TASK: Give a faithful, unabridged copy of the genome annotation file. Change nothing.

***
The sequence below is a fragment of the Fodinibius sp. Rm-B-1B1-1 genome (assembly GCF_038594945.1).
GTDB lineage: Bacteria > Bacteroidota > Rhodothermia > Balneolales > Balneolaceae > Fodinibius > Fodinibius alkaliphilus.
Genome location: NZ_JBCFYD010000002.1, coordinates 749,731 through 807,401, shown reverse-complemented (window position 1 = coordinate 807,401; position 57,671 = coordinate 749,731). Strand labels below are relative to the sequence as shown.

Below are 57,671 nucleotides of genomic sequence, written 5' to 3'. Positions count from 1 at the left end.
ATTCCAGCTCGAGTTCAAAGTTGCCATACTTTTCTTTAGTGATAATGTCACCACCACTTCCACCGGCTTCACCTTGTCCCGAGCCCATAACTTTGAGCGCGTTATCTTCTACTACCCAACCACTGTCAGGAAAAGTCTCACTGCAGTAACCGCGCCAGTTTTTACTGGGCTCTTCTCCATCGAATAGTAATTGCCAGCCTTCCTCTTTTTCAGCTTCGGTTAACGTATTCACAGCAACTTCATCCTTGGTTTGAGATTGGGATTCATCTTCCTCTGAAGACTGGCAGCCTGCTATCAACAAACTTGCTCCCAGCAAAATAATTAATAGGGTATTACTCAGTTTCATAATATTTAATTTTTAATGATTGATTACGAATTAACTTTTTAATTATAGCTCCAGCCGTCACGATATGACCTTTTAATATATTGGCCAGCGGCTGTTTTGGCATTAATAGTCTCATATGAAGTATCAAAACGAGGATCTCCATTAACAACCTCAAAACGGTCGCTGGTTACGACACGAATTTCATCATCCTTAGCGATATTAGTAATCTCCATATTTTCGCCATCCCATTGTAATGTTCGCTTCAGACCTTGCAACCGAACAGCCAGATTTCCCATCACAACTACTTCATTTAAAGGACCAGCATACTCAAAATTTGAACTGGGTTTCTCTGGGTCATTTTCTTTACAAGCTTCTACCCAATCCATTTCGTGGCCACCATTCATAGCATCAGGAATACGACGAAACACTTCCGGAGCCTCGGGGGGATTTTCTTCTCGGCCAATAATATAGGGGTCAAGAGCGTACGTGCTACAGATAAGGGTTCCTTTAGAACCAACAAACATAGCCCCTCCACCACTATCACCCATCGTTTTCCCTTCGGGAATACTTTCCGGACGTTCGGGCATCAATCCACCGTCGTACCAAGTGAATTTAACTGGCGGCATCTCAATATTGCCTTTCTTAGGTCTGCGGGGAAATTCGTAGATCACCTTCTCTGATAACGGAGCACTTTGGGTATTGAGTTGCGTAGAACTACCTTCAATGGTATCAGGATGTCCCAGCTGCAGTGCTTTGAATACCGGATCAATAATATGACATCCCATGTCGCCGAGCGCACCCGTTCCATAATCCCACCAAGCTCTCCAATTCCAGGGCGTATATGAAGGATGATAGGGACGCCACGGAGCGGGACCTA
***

The sequence below is a fragment of the Fodinibius sp. Rm-B-1B1-1 genome (assembly GCF_038594945.1).
GTDB lineage: Bacteria > Bacteroidota > Rhodothermia > Balneolales > Balneolaceae > Fodinibius > Fodinibius alkaliphilus.
Genome location: NZ_JBCFYD010000002.1, coordinates 749,731 through 807,401, shown reverse-complemented (window position 1 = coordinate 807,401; position 57,671 = coordinate 749,731). Strand labels below are relative to the sequence as shown.

Below are 57,671 nucleotides of genomic sequence, written 5' to 3'. Positions count from 1 at the left end.
ATTCCAGCTCGAGTTCAAAGTTGCCATACTTTTCTTTAGTGATAATGTCACCACCACTTCCACCGGCTTCACCTTGTCCCGAGCCCATAACTTTGAGCGCGTTATCTTCTACTACCCAACCACTGTCAGGAAAAGTCTCACTGCAGTAACCGCGCCAGTTTTTACTGGGCTCTTCTCCATCGAATAGTAATTGCCAGCCTTCCTCTTTTTCAGCTTCGGTTAACGTATTCACAGCAACTTCATCCTTGGTTTGAGATTGGGATTCATCTTCCTCTGAAGACTGGCAGCCTGCTATCAACAAACTTGCTCCCAGCAAAATAATTAATAGGGTATTACTCAGTTTCATAATATTTAATTTTTAATGATTGATTACGAATTAACTTTTTAATTATAGCTCCAGCCGTCACGATATGACCTTTTAATATATTGGCCAGCGGCTGTTTTGGCATTAATAGTCTCATATGAAGTATCAAAACGAGGATCTCCATTAACAACCTCAAAACGGTCGCTGGTTACGACACGAATTTCATCATCCTTAGCGATATTAGTAATCTCCATATTTTCGCCATCCCATTGTAATGTTCGCTTCAGACCTTGCAACCGAACAGCCAGATTTCCCATCACAACTACTTCATTTAAAGGACCAGCATACTCAAAATTTGAACTGGGTTTCTCTGGGTCATTTTCTTTACAAGCTTCTACCCAATCCATTTCGTGGCCACCATTCATAGCATCAGGAATACGACGAAACACTTCCGGAGCCTCGGGGGGATTTTCTTCTCGGCCAATAATATAGGGGTCAAGAGCGTACGTGCTACAGATAAGGGTTCCTTTAGAACCAACAAACATAGCCCCTCCACCACTATCACCCATCGTTTTCCCTTCGGGAATACTTTCCGGACGTTCGGGCATCAATCCACCGTCGTACCAAGTGAATTTAACTGGCGGCATCTCAATATTGCCTTTCTTAGGTCTGCGGGGAAATTCGTAGATCACCTTCTCTGATAACGGAGCACTTTGGGTATTGAGTTGCGTAGAACTACCTTCAATGGTATCAGGATGTCCCAGCTGCAGTGCTTTGAATACCGGATCAATAATATGACATCCCATGTCGCCGAGCGCACCCGTTCCATAATCCCACCAAGCTCTCCAATTCCAGGGCGTATATGAAGGATGATAGGGACGCCACGGAGCGGGACCTA